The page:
December 12, 2012

Psychotic break escalates to armed confrontation

A quiet young man’s loved ones agree that police were forced to shoot him, but they wonder if a lethal outcome could have been avoided by alternative tactics.

By David Hench dhench@pressherald.com
Staff Writer

(Continued from page 1)

Andrew Landry, 22, was killed by a sheriff’s deputy in Lyman last year. The suddenness of his strange behavior perplexed loved ones, and an autopsy revealed neither the presence of drugs nor a brain tumor as a possible source. “We know how” he died, said his grandmother, Ruth St. Ours. “I wish we knew why.”

Courtesy photo

click image to enlarge

Sharon O’Brien holds a family photo of her nephew, Andrew Landry, at the family’s home in Sanford last week. O’Brien, who was with Landry the night he was shot and killed by police in Lyman in January 2011, says she believes her nephew reacted after being put on the defensive.

Shawn Patrick Ouellette/Staff Photographer

Additional Photos Below

One, Sgt. David Chauvette, fired his Taser. Landry stiffened momentarily, then charged forward, swinging his knives like the blades of a windmill. Sgt. Kyle Kassa backed up as far as he could, according to the attorney general's investigation into the episode. Landry had actually made contact with Kassa when the officer fired four shots at point-blank range, three of them hitting Landry, who was pronounced dead later at the hospital.

The Attorney General's Office said Kassa was justified in shooting Landry, that he clearly posed an imminent threat to the deputy.

At the time, O'Brien said police had no choice. Now, however, she feels that police forced the confrontation by charging into the house, putting her nephew on the defensive.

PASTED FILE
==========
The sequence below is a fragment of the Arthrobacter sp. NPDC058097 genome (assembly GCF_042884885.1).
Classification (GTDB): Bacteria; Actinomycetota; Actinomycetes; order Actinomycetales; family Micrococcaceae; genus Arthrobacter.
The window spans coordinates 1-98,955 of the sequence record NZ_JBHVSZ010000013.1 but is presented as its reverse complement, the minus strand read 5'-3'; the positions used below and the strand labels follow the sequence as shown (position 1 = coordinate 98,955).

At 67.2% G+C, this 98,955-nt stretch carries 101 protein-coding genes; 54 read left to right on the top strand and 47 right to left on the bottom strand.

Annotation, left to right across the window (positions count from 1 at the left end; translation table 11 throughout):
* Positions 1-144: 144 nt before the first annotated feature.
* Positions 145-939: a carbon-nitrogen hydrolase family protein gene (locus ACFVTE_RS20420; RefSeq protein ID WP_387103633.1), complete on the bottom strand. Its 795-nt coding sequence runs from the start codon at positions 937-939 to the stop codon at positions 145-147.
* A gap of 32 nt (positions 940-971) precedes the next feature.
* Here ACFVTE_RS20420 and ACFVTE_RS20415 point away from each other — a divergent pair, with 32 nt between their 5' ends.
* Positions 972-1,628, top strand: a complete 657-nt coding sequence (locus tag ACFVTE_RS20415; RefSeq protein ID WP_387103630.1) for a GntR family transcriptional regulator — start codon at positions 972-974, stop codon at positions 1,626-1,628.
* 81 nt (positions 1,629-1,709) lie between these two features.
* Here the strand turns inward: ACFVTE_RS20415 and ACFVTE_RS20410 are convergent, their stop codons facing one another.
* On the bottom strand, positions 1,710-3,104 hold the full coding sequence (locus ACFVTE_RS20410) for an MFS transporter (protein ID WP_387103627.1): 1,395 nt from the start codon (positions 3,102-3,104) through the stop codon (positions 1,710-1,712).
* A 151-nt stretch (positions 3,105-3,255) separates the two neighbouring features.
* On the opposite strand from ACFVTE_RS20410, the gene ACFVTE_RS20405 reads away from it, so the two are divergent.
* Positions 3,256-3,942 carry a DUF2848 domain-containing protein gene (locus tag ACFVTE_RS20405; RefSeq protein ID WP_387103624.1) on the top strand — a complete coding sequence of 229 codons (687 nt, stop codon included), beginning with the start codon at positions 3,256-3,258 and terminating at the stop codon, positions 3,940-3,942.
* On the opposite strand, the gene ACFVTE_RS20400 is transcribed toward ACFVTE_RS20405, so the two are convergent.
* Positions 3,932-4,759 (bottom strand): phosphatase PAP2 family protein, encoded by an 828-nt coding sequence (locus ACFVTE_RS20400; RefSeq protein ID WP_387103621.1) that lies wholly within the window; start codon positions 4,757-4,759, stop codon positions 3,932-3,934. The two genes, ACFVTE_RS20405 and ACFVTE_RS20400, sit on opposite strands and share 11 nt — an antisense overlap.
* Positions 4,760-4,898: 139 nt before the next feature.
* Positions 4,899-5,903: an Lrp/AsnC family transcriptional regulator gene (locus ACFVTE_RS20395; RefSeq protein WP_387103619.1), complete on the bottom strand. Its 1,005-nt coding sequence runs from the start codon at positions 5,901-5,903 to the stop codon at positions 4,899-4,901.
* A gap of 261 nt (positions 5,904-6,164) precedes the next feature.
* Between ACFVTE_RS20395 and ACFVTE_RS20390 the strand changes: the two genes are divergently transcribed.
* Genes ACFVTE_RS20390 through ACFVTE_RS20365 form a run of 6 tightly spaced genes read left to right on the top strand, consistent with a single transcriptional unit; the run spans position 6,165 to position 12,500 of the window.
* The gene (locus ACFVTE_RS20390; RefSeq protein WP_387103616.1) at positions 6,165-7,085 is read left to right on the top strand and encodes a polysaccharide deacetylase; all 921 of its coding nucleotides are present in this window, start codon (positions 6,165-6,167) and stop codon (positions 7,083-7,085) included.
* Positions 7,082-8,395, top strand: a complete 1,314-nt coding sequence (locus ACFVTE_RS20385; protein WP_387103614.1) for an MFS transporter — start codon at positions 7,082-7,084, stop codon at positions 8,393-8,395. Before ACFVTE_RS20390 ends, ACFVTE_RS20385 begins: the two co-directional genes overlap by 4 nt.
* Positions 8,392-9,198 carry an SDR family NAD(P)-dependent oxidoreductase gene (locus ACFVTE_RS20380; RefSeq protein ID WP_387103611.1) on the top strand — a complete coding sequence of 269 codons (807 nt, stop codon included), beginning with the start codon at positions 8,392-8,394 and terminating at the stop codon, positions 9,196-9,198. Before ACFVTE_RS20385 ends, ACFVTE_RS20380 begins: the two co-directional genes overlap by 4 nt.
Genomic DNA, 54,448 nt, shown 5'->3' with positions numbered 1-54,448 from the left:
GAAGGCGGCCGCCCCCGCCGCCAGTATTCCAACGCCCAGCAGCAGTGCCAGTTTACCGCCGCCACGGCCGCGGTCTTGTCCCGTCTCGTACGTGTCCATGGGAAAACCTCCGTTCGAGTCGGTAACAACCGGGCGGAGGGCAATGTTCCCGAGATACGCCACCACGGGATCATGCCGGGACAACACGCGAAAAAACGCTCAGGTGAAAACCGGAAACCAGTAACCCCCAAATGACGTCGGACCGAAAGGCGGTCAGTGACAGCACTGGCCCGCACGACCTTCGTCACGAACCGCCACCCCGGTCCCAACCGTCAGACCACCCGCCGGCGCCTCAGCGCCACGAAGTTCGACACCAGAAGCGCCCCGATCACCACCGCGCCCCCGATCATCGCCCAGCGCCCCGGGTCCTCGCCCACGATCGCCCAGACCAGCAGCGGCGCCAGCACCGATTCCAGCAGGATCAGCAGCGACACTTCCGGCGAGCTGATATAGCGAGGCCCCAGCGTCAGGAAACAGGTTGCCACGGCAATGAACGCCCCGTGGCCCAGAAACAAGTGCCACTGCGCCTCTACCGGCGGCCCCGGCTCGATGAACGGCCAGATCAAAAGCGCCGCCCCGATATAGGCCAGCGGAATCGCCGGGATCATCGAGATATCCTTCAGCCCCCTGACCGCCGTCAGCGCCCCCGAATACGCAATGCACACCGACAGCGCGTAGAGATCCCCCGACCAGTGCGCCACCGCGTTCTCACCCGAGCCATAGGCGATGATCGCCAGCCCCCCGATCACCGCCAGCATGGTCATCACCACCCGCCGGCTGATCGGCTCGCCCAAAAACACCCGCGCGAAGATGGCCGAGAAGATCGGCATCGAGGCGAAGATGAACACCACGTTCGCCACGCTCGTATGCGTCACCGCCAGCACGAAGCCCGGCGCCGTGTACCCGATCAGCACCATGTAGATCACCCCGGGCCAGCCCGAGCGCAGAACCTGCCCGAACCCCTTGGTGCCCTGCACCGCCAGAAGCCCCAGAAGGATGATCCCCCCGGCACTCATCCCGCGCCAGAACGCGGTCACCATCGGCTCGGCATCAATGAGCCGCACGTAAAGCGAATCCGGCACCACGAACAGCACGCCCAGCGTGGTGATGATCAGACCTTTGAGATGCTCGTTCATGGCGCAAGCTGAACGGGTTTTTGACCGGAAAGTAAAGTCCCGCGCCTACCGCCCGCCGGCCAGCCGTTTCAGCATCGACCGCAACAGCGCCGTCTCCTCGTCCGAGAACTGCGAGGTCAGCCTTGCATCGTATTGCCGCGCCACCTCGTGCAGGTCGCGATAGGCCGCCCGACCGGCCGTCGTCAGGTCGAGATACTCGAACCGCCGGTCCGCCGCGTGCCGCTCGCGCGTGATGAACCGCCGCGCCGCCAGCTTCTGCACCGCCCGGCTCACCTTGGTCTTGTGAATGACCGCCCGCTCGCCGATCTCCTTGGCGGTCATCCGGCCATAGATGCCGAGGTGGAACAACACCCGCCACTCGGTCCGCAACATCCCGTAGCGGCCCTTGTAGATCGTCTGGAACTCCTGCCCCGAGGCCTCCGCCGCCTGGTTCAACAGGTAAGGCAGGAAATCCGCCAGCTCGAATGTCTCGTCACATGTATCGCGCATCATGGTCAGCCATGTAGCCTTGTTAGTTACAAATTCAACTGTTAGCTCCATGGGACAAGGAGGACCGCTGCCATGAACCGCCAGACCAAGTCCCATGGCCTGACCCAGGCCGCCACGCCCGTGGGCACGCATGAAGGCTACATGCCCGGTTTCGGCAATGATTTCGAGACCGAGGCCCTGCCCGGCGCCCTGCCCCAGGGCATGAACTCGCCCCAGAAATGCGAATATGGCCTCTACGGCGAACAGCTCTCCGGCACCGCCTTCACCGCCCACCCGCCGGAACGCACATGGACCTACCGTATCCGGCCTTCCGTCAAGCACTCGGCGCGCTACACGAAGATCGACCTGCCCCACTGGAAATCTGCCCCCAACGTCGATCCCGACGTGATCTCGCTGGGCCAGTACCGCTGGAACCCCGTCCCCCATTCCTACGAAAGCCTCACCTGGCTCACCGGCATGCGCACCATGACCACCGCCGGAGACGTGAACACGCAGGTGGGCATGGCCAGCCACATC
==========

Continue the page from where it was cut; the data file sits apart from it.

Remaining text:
"His concern was he was going to protect me and Jen. ... Nobody was coming in the house," O'Brien said. She said the officers had their guns drawn before Landry grabbed the knives.

The suddenness of Landry's psychosis was inexplicable, family members said, leading some to wonder whether he might have taken drugs or had a brain tumor. But tests performed for the state Medical Examiner's Office showed neither, they said.

He was never on medication, and relatives were not aware of any mental health problems.

"We know how he passed away," St. Ours said. "I wish we knew why."


 

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Additional Photos

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Andrew Landry was close to his cousins, Jennifer Smalley, 26, left, and her brother Travis Smalley, 21, of Sanford. Travis holds a portrait of the three of them when they were children. Jennifer says in the week preceding her cousin’s death in a confrontation with police, she witnessed what appears to have been the onset of a psychotic episode in him.

Shawn Patrick Ouellette/Staff Photographer

  


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